> run time and the available fields are only known once the spreadsheets
    > have been read.
    >
    > Given spreadsheet S (Source) and D (Destination) as objects (wrapping a
    > dictionary) a possible (legal) input would be
    >
    > D.price= D.price-S.discount
    >
    > No other fields of 'D' should be modifiable.
    >
    > Again, I don't need to take actions against a malicious user,
    > just take care about a typo or mistake
    >
    > Thanks again,
    > Helmut.
    >


    If the user will only be modifying fields of specific class instances,
    then generate those instances with property wrappers around the readonly
    attributes.

    If the class were statically defined, you'd do something like:


    class MyClass(object):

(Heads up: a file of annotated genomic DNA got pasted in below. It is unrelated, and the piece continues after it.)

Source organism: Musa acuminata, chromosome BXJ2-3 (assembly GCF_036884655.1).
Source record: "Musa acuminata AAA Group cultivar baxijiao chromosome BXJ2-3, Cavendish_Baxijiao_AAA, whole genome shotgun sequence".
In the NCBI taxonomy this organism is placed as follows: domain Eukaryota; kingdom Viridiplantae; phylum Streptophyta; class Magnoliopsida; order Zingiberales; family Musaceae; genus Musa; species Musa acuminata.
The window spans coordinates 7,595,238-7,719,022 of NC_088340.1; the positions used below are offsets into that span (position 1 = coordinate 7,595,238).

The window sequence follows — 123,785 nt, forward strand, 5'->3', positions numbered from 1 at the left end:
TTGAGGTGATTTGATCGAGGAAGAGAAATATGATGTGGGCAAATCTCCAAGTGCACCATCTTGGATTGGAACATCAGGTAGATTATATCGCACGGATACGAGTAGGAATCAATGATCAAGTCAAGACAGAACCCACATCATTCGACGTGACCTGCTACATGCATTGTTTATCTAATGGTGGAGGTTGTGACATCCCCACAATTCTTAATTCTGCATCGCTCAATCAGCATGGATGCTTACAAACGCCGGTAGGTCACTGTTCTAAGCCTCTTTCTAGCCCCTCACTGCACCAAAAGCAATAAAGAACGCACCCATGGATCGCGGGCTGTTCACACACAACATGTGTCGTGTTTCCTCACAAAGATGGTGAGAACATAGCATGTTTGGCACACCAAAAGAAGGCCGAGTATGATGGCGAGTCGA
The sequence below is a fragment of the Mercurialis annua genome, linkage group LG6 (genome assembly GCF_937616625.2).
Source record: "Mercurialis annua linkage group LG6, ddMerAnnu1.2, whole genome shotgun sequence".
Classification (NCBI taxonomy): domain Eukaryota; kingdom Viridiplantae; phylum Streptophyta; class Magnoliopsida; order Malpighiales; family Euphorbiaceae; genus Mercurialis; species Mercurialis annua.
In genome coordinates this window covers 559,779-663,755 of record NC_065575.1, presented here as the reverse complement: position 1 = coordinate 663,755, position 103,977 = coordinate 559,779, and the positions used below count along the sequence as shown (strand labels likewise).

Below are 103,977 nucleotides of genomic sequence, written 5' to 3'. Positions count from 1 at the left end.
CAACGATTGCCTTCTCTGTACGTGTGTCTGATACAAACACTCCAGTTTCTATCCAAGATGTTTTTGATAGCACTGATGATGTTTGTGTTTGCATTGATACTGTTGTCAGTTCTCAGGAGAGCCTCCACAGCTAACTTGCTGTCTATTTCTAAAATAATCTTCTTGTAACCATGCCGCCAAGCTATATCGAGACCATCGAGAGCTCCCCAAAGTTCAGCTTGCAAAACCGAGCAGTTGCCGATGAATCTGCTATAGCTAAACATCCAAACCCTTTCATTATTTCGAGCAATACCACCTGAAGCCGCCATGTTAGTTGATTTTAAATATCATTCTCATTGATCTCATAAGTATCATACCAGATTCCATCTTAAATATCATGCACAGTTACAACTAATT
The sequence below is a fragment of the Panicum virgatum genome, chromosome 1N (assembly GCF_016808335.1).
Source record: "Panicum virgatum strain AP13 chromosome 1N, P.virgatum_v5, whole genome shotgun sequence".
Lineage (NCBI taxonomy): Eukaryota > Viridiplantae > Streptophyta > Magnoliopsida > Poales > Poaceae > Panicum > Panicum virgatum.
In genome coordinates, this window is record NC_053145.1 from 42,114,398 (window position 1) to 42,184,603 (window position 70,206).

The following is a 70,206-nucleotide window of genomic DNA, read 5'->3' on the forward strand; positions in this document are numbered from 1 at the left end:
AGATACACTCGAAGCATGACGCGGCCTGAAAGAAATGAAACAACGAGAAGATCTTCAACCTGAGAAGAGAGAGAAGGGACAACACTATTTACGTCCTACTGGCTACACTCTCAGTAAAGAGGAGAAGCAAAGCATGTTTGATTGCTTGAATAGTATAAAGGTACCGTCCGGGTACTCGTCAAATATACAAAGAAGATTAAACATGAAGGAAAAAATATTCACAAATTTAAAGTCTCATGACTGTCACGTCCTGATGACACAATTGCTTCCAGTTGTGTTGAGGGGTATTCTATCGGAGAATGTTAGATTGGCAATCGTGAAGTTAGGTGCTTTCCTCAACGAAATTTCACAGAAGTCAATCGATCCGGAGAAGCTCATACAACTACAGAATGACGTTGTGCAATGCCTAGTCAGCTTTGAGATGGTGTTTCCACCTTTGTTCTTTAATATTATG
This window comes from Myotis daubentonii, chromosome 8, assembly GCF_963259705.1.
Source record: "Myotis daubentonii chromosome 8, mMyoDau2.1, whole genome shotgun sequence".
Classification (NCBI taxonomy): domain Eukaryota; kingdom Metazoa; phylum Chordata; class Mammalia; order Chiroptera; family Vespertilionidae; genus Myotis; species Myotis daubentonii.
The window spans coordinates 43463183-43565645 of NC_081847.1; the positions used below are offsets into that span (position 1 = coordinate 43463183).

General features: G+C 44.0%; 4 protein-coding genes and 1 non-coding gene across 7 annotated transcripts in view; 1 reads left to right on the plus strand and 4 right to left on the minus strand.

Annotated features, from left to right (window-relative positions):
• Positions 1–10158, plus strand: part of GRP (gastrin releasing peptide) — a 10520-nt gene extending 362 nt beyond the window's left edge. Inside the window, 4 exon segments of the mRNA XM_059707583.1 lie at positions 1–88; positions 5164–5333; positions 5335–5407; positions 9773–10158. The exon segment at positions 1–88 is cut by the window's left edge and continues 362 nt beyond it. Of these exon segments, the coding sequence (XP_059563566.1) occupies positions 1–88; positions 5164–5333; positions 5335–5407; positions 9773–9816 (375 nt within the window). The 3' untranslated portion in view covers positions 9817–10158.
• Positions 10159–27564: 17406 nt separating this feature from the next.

def __init__(self, data1, data2, data3):
    self._data1 = data1
    self._data2 = data2
    self.data3 = data3 #this one is writable, directly

    @property
    def data1(self): #this is readonly
    return self._data1

    @property
    def data2(self): #this is readonly
    return self._data2

    mysrc = MyClass(1,2,3)
    mydest = MyClass(4,5,6)

    print( mydest.data1, mydest.data2, mydest.data3, "\n") #prints 4,5,6

    vars = {"src": mysrc, "dest": mydest}

    Code=compile('dest.data3=17','','exec')
    exec(Code, vars)

    print( mydest.data1, mydest.data2, mydest.data3, "\n") #prints 4,5,17


    Now, once you see how to do it statically, you can try to do it dynamically, deciding which attributes need property wrappers, and which ones are plain data.


    --

    DaveA
    Dave Angel, Oct 30, 2012
    #6